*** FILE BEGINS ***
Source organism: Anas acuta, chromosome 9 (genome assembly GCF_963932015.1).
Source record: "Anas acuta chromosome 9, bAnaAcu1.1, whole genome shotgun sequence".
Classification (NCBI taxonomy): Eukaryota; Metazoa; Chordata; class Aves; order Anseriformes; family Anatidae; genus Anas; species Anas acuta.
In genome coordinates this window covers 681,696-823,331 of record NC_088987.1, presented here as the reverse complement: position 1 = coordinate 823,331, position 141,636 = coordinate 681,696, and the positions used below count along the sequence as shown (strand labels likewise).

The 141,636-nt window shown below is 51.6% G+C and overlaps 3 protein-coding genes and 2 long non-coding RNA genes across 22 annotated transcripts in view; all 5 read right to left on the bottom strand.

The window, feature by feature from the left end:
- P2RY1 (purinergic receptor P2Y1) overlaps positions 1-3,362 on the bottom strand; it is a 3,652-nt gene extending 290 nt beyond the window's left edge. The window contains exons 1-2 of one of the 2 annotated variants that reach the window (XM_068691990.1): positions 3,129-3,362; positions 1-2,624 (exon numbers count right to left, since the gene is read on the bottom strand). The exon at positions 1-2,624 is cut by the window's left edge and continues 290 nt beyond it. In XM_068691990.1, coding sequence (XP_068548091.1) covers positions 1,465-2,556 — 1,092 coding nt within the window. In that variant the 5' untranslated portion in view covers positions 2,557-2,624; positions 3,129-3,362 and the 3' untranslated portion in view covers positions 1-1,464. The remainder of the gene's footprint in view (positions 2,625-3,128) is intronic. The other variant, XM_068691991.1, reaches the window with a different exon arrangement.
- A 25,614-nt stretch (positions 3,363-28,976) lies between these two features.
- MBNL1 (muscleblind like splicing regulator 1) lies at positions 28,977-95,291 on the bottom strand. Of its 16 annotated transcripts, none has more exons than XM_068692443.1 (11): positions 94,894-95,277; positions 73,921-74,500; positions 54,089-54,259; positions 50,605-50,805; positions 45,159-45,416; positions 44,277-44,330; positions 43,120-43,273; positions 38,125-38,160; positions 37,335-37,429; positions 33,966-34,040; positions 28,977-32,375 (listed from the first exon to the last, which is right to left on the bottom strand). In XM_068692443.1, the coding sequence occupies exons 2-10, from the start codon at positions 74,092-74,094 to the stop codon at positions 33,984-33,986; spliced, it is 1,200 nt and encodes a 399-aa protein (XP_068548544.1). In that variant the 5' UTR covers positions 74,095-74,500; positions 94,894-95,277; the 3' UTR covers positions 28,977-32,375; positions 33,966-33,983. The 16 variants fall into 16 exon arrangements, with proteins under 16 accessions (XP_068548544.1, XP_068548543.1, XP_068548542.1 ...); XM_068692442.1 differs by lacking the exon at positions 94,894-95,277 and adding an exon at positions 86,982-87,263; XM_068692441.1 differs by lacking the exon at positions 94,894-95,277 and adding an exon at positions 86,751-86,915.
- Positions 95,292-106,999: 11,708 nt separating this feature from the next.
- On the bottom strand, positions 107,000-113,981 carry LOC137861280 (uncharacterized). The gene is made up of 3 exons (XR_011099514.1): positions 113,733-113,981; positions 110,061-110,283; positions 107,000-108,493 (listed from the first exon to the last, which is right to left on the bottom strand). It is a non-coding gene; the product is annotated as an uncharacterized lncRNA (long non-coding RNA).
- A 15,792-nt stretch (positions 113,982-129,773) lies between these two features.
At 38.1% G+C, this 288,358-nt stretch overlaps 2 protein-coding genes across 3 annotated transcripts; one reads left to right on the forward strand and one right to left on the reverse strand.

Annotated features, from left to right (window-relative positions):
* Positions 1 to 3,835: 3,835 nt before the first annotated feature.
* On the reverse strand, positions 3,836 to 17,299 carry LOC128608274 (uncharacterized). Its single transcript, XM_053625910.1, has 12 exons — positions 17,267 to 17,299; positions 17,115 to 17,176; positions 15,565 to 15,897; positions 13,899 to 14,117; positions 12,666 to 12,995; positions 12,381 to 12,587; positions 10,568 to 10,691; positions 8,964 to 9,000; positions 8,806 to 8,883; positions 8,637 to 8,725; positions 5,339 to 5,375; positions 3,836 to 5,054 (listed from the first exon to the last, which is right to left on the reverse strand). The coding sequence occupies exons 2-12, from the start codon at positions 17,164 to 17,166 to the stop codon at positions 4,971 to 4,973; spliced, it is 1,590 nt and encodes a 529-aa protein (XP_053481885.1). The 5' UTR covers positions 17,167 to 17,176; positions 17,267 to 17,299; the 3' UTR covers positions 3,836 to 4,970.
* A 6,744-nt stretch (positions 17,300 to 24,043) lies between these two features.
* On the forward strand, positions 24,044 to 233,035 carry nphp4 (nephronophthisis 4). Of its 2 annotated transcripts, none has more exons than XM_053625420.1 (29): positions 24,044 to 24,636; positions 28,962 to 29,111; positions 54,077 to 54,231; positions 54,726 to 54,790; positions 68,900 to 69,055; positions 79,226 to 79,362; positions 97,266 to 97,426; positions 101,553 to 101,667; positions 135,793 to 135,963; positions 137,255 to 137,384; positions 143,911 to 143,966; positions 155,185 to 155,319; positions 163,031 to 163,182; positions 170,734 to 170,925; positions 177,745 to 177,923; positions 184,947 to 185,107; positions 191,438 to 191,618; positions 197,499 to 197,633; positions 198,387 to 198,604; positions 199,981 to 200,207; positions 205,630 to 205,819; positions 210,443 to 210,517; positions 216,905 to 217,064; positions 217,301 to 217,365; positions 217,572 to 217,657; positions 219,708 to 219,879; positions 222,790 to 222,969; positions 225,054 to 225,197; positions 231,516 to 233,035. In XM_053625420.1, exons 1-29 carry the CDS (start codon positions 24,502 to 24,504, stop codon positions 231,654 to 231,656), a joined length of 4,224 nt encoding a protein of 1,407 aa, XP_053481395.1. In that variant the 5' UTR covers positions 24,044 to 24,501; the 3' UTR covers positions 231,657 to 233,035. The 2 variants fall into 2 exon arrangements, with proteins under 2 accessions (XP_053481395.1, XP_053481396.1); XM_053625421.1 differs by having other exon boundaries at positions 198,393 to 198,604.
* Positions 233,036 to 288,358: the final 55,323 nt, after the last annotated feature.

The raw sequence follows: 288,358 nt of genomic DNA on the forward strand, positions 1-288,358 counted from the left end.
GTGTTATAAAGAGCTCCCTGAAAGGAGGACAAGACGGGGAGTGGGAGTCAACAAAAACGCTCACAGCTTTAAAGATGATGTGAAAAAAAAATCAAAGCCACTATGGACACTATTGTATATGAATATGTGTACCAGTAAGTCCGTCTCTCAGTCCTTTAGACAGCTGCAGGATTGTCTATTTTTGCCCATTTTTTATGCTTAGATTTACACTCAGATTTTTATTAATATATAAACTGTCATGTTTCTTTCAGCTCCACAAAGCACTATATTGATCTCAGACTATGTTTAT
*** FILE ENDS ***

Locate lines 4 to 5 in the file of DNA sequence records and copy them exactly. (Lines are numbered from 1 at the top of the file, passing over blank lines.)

In genome coordinates this window covers 681,696-823,331 of record NC_088987.1, presented here as the reverse complement: position 1 = coordinate 823,331, position 141,636 = coordinate 681,696, and the positions used below count along the sequence as shown (strand labels likewise).

The 141,636-nt window shown below is 51.6% G+C and overlaps 3 protein-coding genes and 2 long non-coding RNA genes across 22 annotated transcripts in view; all 5 read right to left on the bottom strand.